Miedema's father was a sculptor, his grandfather and uncle were painters, and he, too, studied fine arts in Rotterdam, followed by an apprenticeship with a photographer, because that's what he wanted to be. In 1910, he opened his own photographic studio in Rotterdam.
His family and friends always told him that he had a nice voice, so he took singing lessons. In 1916, he made his debut in concert, and in 1917 in opera. He was successful enough to close his studio, and focus on a tenor career in the Netherlands. He moved to London in 1921 and appeared in films, and then became the private tenor of a wealthy family of margarine producers; he lived at the mansion of Sir Henry van den Bergh, and his work was to give house concerts. In 1922, Sir Henry rented the Wigmore Hall, so as to make his private tenor known to the public. That really started Miedema's career. He appeared as Pinkerton with the Carl Rosa Company, moved back to the Netherlands the same year and joined the Dutch National Opera in Amsterdam (a short-lived enterprise). Next, he had a contract in Ustí nad Labem, then in Braunschweig, eventually in Mönchengladbach, where he had no success, so he returned to the Netherlands. He gave recitals, he sang on the early radio, and he was part of two mixed quartets, the Haagsche Vocaal Kwartet and the Van Zanten Kwartet. In 1930, he was hired by the Vlaamse Opera in Antwerp; a year later, after a performance as Lohengrin, he suffered a serious heart attack, whereupon he gave up his stage career, although he went on with quartet performances for a while. From 1934, he taught voice at the Rotterdam conservatory.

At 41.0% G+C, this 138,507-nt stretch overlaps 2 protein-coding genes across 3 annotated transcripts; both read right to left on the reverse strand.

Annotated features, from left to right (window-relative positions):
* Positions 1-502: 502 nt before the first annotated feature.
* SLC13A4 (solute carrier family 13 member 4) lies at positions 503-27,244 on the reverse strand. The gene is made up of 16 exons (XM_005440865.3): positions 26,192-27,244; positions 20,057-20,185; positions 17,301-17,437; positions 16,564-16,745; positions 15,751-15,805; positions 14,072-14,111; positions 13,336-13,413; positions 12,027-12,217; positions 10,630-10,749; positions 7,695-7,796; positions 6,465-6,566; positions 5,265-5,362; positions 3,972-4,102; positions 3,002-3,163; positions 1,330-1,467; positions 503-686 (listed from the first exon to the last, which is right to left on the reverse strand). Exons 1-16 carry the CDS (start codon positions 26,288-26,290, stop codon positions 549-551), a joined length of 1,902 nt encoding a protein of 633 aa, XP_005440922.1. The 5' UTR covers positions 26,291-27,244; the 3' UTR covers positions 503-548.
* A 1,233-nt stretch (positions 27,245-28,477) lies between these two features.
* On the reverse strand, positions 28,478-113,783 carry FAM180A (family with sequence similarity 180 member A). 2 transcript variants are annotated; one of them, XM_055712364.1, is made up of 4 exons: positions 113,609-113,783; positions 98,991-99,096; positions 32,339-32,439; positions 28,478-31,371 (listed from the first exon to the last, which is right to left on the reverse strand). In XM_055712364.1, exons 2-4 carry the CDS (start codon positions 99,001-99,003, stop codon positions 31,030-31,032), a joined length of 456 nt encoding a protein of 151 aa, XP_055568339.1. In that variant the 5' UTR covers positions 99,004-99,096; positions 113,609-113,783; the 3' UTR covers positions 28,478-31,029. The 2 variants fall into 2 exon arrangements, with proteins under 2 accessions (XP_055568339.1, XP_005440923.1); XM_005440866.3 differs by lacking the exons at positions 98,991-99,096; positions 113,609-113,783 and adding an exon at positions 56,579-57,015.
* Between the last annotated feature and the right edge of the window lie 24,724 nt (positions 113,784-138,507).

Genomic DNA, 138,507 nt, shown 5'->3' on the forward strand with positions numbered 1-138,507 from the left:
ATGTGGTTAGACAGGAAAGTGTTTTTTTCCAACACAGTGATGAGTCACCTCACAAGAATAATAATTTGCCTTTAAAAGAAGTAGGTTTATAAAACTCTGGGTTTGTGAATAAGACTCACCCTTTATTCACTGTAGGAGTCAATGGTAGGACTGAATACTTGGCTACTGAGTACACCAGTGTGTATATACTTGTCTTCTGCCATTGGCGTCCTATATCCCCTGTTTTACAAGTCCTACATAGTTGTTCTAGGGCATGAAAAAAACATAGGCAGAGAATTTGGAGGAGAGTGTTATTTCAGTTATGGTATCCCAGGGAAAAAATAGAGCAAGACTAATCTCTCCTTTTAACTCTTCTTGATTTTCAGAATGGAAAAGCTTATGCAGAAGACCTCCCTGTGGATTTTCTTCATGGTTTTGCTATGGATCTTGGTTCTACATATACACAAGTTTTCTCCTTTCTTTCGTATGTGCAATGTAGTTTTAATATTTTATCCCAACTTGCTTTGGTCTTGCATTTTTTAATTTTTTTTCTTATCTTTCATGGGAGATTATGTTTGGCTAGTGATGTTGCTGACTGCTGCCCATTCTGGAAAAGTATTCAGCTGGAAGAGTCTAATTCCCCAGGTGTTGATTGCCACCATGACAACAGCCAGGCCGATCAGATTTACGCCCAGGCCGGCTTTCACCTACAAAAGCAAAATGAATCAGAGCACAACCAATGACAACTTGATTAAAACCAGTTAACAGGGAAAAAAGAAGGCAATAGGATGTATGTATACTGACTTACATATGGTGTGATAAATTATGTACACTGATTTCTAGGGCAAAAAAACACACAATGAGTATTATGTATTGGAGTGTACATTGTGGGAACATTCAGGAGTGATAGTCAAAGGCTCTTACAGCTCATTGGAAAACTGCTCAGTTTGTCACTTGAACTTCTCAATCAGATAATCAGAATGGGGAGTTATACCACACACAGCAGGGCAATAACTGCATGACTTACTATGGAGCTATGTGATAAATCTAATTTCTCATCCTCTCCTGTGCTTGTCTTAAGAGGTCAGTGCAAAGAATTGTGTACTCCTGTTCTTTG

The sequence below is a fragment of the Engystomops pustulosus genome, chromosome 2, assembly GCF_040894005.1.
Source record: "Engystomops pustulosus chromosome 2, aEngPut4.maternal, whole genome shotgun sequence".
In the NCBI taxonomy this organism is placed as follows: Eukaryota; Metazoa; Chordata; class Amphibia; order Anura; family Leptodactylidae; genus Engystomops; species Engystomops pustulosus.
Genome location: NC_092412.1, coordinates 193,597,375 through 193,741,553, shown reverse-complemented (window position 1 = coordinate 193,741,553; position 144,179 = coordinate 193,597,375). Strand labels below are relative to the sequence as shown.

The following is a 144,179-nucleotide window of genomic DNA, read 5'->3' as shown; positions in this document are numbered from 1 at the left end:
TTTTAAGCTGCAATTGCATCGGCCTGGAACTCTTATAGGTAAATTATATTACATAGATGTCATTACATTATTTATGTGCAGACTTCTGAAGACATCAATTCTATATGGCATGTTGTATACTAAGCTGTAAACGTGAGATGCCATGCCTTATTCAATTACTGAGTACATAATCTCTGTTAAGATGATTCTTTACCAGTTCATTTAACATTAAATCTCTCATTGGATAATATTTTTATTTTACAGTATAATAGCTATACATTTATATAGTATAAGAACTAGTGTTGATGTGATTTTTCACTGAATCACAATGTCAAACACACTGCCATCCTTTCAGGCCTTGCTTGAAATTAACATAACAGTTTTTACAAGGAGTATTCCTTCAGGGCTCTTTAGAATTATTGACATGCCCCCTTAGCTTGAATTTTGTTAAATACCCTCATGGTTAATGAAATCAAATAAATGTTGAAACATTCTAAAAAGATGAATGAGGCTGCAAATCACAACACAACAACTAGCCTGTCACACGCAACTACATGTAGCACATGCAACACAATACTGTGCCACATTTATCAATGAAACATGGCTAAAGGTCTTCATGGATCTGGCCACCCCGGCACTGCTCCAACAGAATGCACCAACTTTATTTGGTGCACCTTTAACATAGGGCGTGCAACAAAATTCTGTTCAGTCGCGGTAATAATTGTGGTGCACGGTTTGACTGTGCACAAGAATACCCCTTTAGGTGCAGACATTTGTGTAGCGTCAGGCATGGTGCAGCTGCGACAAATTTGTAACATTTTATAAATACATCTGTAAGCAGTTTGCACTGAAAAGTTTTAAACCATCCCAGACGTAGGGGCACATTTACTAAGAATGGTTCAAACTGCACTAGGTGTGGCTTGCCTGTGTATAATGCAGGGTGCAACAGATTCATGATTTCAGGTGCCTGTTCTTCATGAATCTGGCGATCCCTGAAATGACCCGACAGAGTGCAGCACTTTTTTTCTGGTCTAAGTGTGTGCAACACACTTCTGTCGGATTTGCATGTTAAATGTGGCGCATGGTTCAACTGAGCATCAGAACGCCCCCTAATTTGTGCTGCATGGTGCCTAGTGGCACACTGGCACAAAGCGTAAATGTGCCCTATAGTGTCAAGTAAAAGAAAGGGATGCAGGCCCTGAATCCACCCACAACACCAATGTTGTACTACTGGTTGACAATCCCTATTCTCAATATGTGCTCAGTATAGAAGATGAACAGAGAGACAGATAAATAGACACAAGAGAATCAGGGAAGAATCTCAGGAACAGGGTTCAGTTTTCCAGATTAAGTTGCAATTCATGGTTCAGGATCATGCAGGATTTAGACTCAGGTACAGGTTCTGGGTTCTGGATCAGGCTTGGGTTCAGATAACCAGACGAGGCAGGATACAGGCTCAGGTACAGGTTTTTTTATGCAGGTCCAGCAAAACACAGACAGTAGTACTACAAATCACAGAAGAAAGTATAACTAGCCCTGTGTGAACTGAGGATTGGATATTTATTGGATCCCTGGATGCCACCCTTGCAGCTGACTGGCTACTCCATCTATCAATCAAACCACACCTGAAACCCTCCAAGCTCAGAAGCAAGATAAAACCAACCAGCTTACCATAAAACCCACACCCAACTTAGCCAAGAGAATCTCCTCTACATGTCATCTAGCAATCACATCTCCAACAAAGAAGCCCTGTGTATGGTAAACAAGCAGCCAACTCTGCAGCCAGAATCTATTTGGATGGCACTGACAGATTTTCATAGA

In 1938, he returned to photography, and opened a studio in Utrecht, which he ran into the 1960s; he specialized in portrait photos. After that, he toured the Netherlands with elaborate public slide shows. He had always painted, just for fun; in his eighties, he made painting and sculpting his new (and last) vocation.
Reference 1; reference 2: Youtube